The best of mountain beauty in the National Parklands

3 vast, protected National Parks Service landscapes stretch across Southern West Virginia— each stunning, full of history and abound with adventure.

The New River Gorge National Park, Bluestone National Scenic River and Gauley National Recreation Area are rugged mountain playgrounds, marked by a wild river and rugged, beautiful terrain.

Bluestone“Each of our parks has nuances,” said Trish Kicklighter, superintendent of the parks. “For example, the Bluestone is quiet and peaceful. There’s a solitude when you stand on the rim of the gorge. There are no roads through it, so it’s very unfragmented.”

The second most remote park is the Gauley, with a steep, tangled gorge so reclaimed by nature, the best way to explore it is by boat.

“The Gauley is known for its wild water,” Trish said. “The canyon is relatively inaccessible. Huge boulders really define the river and the whitewater.”

For a few weekends in the fall, the Gauley becomes one of the World’s Top 10 Whitewater Rivers. Water is released from the Summersville Lake, pouring a roaring rush of recreational waves over the jagged riverbed. Paddlers travel in from across the globe to raft the famous “Big 5” rapids, which end with a drop down a 14-foot waterfall.

Another whitewater river flows through the New River Gorge, home of the state’s iconic steel-arch bridge. Once a year, BASE jumpers leap 876 feet into the canyon for Bridge Day, the largest adventure festival of its kind in the world. The festival is right at home in the New River Gorge, where adventurers flock year-round to boat, climb the jagged sandstone cliffs, bike the hundreds of miles of rugged mountain trails, zipline, fish, ski and more.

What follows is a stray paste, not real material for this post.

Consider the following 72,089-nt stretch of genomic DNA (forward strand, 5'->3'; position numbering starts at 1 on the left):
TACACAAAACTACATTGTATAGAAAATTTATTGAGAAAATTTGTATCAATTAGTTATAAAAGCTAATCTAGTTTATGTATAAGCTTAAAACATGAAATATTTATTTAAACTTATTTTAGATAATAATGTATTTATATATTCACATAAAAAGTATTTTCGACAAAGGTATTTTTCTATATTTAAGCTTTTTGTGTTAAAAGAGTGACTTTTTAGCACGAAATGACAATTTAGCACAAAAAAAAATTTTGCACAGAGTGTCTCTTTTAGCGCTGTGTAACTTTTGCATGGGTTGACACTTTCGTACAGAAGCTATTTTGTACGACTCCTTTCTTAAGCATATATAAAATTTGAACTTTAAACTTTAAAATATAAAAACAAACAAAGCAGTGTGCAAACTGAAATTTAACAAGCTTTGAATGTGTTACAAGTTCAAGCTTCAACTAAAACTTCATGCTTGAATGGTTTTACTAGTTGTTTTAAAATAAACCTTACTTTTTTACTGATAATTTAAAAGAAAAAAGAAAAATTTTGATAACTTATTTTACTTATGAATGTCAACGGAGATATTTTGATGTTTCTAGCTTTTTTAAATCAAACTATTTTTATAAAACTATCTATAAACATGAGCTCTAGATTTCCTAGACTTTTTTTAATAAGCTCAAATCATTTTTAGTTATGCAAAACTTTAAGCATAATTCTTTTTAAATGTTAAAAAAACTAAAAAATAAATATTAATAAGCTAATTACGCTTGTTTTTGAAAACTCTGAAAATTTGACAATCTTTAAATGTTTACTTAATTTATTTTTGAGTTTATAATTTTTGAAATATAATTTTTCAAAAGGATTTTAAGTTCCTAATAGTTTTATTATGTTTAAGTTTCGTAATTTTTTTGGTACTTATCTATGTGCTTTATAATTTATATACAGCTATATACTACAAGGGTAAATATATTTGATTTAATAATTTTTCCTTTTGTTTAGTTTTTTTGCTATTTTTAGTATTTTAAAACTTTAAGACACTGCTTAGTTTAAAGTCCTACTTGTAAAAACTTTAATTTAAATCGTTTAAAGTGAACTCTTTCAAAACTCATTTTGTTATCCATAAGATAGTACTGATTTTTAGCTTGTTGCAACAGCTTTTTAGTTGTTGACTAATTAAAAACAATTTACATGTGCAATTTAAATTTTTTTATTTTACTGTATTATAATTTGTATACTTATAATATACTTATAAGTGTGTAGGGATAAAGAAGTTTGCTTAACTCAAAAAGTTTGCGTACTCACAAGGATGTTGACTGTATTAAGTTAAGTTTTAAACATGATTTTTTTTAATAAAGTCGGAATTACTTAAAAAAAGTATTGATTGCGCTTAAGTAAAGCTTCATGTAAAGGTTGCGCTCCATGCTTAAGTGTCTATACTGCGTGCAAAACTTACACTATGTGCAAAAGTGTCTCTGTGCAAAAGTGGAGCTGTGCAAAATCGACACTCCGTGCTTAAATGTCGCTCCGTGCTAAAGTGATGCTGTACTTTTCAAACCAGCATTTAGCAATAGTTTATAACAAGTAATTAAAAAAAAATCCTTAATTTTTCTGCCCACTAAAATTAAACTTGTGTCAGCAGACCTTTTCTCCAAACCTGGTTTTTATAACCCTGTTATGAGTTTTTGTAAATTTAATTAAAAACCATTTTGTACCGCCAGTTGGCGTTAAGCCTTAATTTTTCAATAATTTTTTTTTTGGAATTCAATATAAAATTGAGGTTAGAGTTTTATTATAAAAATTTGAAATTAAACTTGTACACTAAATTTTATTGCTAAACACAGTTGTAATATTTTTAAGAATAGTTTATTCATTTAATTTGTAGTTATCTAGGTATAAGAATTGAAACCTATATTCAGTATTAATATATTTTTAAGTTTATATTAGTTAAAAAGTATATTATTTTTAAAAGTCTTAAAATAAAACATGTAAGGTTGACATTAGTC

“The New River Gorge has a more varied story to tell, including industrialization,” Trish said. “That is where you really get into the coal history. But it’s still very remote.”

“I personally find comfort in knowing when you go to these National Parks, those resources are going to be the same for your kids."

Trekking into the forests of the Gorge, among the natural wonders like tucked-away waterfalls, you can uncover forgotten coal town ruins. These once bustling mining villages are a lingering testament of industry, with gaping mouths of coke ovens, towering tipples and abandoned houses.

“I personally find comfort in knowing when you go to these National Parks, those resources are going to be the same for your kids,” Trish said. “I collect antique park photos. When you look at the ones from different times, you can recognize the same trees and rocks from one to another.”

It’s really the convergence of all the area’s assets that make the destination The Great American Vacation: 3 parks, natural beauty, rich history and more outdoor recreation than anywhere else in the East. And it’s tied together with affordable, unique places to stay, dine, shop and explore.

Here’s an overview of some of the best the parks have to offer:


New River Gorge Bridge & raft



  • The New River has whitewater rafting sections suitable for children as well as exciting rides for families. The Gauley River is one of the Top 10 Whitewater Rivers in the World.  
  • The Endless Wall Trail was named the #1 National Park Trail in the country by USA Today
  • Unique adventures in the New River Gorge include stunt rides in a WWII biplane and a Bridge Walk on the iconic span’s catwalk.


  • Fayetteville, with 10+ unique local restaurants and a host of quirky shops, this Budget + Travel “Coolest Small Town in America” is an artist and adventurer haven.
  • Hinton, bustling with new businesses as their historic district is revitalized, is full of unique rail history.  
  • Summersville is a serene place to relax on the lake, or at the local farm winery and distillery.